• Lennox Berkeley
  • A Festival Anthem , Op. 21 no.2a (1945)

  • Chester Music Ltd (World)

Commissioned by St Matthew's Church, Northampton

  • organ
  • SATB
  • 15 min
  • Lennox Berkeley
  • George Herbert taken from Henry Vaughan

Programme Note

Britten's REJOICE IN THE LAMB, Finzi's LO, THE FULL FINAL SACRIFICE and Bernstein's CHICHESTER PSALMS are just three of the many works which owe their creation to the commissions from the Rev. Walter Hussey. This remarkably far-sighted and cultured man suported and encouraged all branches of the Arts while rector of St. Matthew's Church, Northampton, from the early 1940s and then while Dean of Chichester Cathedral during the 50s and 60s. He had an uncanny ability to point composers towards imaginative and wide-ranging texts that inspired works of the highest calibre. Amongst these is the udeservedly neglected work by Berkeley.

Apart from a handful of works the output of this fastidious composer remains largely unknown to the general musical public, yet his music has an expressive honesty and power which invariably repays closer study. His friendship with Benjamin Britten and a lifelong devotion to all things French (he was a pupil of Nadia Boulanger and a close friend of Poulenc) helped to mould a style which is marked by clarity of thought and structure, precisely imagined (and very personal) harmony and chording, and an often meltingly beautiful (though sometimes rather elusive) sense of melody. All these characteristics are present in the FESTIVAL ANTHEM. The text has an Easter theme, concerned with Death, Paradise and Resurrection, and the composer matches the colourful verbal imaginary with vivid choral and solo vocal lines.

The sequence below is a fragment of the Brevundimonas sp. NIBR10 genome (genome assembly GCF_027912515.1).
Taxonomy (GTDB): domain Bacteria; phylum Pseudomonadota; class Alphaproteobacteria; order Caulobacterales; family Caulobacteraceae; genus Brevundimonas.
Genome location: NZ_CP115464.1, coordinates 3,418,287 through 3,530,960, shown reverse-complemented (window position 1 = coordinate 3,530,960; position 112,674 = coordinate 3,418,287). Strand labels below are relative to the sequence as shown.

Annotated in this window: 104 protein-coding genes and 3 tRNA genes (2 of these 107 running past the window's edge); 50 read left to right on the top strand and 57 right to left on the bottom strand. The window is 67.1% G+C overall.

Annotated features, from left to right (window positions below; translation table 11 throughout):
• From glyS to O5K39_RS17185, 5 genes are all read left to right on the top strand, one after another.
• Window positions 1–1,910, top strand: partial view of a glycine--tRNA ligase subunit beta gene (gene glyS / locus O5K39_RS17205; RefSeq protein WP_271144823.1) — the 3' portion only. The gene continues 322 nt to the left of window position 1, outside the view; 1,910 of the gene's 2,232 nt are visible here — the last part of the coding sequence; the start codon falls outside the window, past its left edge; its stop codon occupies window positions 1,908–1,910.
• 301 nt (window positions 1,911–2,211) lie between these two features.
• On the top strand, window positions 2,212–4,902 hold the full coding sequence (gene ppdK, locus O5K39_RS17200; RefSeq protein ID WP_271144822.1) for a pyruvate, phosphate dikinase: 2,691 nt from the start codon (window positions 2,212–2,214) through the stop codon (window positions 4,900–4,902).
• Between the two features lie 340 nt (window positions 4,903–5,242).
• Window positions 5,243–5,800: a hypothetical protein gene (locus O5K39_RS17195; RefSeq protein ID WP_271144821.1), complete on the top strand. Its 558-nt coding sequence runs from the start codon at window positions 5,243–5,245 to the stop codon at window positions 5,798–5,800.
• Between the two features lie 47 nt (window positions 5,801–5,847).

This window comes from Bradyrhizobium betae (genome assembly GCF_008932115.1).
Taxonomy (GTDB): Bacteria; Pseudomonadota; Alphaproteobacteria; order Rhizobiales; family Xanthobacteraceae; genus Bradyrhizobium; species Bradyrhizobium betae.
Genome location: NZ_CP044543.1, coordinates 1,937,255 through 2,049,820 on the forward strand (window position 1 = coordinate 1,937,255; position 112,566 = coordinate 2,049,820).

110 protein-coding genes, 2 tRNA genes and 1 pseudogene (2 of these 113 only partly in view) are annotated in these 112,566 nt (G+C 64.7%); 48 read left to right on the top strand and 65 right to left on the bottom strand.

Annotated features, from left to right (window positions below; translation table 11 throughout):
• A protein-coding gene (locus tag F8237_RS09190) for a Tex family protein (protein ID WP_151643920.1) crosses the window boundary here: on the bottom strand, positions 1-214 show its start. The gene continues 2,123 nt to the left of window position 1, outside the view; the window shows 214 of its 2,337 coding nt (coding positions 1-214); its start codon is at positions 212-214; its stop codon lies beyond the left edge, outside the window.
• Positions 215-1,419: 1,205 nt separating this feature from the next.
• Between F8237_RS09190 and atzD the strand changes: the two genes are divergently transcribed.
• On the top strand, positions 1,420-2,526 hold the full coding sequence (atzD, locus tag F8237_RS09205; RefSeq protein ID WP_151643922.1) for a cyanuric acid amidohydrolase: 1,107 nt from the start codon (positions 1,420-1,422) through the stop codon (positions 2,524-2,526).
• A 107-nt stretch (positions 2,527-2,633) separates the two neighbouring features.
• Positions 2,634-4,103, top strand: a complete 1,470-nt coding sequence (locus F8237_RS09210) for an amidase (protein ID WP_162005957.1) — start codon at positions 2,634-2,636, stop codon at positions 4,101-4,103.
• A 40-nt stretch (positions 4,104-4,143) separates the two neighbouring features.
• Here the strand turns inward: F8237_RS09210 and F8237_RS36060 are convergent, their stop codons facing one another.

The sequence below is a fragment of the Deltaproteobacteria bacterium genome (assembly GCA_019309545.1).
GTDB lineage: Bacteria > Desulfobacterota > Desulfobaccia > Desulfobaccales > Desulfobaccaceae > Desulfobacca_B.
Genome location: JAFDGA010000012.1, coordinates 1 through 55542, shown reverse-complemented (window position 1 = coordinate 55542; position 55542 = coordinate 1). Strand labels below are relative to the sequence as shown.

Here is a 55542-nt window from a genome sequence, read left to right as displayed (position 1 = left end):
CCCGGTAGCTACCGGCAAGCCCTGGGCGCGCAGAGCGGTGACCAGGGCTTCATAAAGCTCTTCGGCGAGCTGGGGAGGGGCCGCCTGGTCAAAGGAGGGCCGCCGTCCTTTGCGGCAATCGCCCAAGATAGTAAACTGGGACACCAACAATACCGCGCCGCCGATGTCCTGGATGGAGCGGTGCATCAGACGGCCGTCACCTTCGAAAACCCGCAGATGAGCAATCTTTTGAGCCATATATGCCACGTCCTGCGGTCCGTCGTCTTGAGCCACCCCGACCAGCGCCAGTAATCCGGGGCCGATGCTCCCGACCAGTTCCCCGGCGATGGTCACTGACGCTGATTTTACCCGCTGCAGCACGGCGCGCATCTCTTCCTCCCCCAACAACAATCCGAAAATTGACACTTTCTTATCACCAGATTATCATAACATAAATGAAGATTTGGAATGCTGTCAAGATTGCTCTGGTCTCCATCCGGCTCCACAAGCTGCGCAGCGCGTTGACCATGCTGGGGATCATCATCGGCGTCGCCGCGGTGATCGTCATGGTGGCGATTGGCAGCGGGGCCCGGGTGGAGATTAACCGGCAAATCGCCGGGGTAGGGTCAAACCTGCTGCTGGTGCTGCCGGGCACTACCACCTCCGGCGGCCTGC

At the center of the worl's arch structure are gentle solos for soprano and tenor in the composer's most accessibly lyrical style, separated by a brief choral outburst describing the triumph of eternal life over death. The soprano solo (the first part of the piece to be composed) was clearly held in particular affection by Berkeley for he later transcribed it for cello and piano. In contrast the outer choral sections are more vigorous, marked by strong rhythms and idiosyncratically defined counterpoint and harmony. This is all underpinned by muscular organ writing that ranges from simple supportive harmony to elaborately patterned textures.

The first performance took place in the St. Matthew's Church, Northampton, in 1945 and was broadcast later the same year in a programme that, like tonigh, placed it alongside Britten's acclaimed masterpiece.


A Festival Anthem, Op. 21 No. 2


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